A History of the East Village
A History of the East Village

Hosting unique performances year-round, Tompkins Square Park is considered the recreational and geographic heart of East Village. The diverse performance line-up includes events such as the open-air drag festival Wigstock, the Howl Festival and Charlie Parker Jazz Festival.

Whether you are interested in music and arts or you are just looking for a quaint hangout in New York, apartments near the East Village offer a wealth of entertainment, prime dining and shopping options. The East Village has been a scene of a vibrant artistic community since the early 1970s when it became the favorite place of musicians, artists and students. Known as the birthplace of artistic movements such as punk rock, hip-hop and the Nuyorican literature movement, the neighborhood has amazing history.

Early History

The area of Manhattan that would eventually became East Village, was originally a sprawling farm owned by the Dutch Governor Peter Stuyvesant. In the early 19th century, during the Great Irish and German Immigration, one of his descendants began selling off parcels of the land to poorer immigrants from Europe. This made the area less appealing and eventually transformed it into a slum, where thousands of inhabitants lived and worked in miserable conditions.
The growing working class from abroad made the area America’s first foreign language neighborhood. For approximately 60 years, hundreds of social, political, sports and music clubs were set there. During this time, new immigration waves brought Ukrainians, Poles and people from other countries in the neighborhood.
As the community grew larger, many residents gathered to strike and occasionally riot against the inhumane working conditions, hunger and other social injustices. These events set the stage for what East Village would become in the following decades – a home for the brave, independent and artistic minds.

Revival: The New Neighborhood

Although the area remained a home of immigrants until 1960, the gradual migration of Beatniks spawned the interest of artists, musicians, students and hippies. Waves of new inhabitants swept the neighborhood. To dissociate from the image of poverty, the new residents gave the area a new name – East Village.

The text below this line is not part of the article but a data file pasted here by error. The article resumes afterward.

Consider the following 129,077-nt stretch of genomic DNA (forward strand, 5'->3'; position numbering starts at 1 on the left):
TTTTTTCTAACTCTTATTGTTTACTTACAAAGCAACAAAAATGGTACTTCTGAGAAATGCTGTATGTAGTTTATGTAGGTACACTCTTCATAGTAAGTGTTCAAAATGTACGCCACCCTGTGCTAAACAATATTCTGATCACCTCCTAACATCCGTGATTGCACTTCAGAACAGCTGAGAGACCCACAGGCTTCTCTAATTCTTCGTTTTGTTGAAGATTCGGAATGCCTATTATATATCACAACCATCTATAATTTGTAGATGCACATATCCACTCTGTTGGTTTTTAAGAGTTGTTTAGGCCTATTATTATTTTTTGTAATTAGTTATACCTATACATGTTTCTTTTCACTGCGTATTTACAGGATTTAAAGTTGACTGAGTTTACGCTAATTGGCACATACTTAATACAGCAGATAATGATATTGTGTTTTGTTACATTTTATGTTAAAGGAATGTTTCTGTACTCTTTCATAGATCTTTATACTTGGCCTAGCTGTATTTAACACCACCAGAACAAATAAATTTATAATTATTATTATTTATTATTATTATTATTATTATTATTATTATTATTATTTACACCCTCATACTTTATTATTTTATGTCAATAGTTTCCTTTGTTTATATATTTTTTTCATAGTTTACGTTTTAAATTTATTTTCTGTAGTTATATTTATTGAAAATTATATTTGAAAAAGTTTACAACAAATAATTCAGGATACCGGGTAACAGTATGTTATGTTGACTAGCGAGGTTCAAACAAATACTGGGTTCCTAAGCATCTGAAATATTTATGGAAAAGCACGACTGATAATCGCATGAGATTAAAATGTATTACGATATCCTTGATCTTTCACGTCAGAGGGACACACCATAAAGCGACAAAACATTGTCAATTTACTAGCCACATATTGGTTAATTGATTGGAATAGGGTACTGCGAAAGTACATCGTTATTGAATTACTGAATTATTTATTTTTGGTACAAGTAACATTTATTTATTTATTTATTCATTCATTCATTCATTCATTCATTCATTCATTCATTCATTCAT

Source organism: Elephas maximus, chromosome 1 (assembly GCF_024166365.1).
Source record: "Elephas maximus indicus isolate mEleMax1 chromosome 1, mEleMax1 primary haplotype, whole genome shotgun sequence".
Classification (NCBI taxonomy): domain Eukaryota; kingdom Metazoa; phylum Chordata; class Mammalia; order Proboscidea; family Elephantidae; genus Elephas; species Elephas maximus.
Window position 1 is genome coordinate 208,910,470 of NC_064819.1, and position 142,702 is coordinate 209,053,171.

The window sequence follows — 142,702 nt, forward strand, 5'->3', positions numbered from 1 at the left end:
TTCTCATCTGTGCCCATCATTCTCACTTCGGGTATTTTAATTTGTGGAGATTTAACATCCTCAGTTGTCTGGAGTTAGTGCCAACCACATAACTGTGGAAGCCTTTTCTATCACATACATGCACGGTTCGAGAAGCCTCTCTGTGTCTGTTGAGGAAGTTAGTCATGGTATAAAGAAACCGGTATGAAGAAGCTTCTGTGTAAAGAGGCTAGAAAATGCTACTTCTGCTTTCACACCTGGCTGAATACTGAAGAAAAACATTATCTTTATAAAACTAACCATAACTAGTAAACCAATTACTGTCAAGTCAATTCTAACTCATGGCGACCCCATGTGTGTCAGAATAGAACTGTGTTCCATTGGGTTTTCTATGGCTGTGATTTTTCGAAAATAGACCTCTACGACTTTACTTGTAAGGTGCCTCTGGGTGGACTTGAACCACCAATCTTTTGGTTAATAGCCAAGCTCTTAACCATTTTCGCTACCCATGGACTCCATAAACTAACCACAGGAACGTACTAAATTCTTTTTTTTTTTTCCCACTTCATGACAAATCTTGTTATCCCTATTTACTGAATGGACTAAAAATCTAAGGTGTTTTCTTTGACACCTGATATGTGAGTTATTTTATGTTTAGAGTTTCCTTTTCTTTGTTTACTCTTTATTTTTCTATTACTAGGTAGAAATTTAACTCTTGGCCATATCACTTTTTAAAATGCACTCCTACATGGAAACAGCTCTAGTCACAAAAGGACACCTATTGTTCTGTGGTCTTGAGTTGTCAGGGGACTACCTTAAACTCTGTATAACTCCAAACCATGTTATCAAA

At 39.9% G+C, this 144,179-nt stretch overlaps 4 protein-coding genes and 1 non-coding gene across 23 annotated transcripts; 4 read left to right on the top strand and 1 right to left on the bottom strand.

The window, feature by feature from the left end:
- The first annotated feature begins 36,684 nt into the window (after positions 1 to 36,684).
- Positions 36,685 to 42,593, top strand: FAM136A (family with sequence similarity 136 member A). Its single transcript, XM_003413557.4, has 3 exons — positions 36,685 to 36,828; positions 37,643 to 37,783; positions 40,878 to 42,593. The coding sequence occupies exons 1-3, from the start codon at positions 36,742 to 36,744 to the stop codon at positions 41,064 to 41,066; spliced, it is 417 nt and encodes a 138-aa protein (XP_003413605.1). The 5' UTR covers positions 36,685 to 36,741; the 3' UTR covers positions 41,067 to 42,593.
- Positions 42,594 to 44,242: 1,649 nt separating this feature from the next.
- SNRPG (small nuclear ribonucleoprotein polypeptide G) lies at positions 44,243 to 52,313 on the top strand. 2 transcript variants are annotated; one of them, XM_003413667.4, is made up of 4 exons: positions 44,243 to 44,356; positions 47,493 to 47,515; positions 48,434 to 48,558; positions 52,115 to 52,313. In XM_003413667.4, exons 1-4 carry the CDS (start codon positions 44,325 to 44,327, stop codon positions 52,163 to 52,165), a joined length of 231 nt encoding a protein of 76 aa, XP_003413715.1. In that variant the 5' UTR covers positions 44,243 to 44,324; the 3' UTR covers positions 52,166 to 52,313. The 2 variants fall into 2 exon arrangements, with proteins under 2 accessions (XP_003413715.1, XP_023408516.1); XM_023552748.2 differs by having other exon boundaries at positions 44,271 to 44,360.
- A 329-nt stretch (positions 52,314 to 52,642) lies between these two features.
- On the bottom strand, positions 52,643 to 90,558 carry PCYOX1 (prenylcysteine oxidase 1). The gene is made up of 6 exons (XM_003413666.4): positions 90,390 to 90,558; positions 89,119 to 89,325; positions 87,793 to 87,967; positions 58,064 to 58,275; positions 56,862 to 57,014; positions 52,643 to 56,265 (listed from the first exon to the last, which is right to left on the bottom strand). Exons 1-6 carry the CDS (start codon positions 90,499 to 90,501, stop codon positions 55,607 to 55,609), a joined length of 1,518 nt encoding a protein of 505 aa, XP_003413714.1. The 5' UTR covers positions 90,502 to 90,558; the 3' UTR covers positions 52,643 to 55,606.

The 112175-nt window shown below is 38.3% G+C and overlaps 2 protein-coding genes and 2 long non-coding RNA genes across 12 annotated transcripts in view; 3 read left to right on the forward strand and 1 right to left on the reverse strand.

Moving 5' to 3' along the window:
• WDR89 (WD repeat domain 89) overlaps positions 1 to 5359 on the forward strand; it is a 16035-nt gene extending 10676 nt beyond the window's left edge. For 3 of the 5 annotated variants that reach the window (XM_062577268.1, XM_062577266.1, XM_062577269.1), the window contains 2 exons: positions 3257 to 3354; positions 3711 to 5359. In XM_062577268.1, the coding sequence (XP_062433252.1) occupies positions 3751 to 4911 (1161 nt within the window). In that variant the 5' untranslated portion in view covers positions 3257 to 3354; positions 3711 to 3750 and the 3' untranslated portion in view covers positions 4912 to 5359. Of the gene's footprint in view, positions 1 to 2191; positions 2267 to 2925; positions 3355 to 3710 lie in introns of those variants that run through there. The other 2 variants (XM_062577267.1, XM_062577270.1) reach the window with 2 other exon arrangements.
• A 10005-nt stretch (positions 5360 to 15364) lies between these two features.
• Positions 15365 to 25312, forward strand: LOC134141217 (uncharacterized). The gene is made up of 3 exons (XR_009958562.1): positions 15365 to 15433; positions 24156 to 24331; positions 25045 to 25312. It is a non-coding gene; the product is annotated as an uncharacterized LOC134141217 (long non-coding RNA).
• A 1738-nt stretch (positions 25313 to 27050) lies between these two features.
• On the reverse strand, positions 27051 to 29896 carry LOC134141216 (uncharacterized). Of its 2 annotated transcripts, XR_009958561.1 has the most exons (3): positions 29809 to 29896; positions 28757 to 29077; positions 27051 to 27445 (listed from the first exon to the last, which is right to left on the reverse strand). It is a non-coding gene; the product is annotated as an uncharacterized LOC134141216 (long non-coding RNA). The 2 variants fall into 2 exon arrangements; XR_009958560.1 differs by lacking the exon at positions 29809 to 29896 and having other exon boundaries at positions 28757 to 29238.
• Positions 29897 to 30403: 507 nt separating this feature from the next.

As the community’s reputation as a center of counterculture grew, many influential musicians, artists and writers were drawn to the neighborhood. According to popular newspapers and magazines from that time, East Village became the heart of the underground culture in New York. Artists like Jack Kerouac, Allan Ginsberg, Charlie Parker, Andy Warhol and many others made it their home base.
In addition to art and literature, music was also influenced by the local vibe. Artists like Madonna, Blondie, Velvet Underground and Pink Floyd started their careers there during the 1970s and 1980s. Thank to its musical diversification, the neighborhood is considered the birthplace of punk-rock, hip-hop, anti-folk and many other musical genres.


Nowadays East Village has been altered by gentrification, a pattern in Manhattan that often occurs when a certain neighborhood is considered hip and artsy. Although it lost some of its radical edge, the community is a more comfortable, safer and a less gritty and noisy part of New York today.
The bohemian lifestyle and spirited past of the East Village are still living in the numerous artistic hangouts, theaters, quaint restaurants and cafés. The neighborhood is a melting pot of culture, art, history and upscale living.


If you are looking for apartments near the East Village or other prime Manhattan areas, do not hesitate to contact StuyTown. We have offered some of the best spaces and value with no-fee rentals to residential customers in New York City since 1950.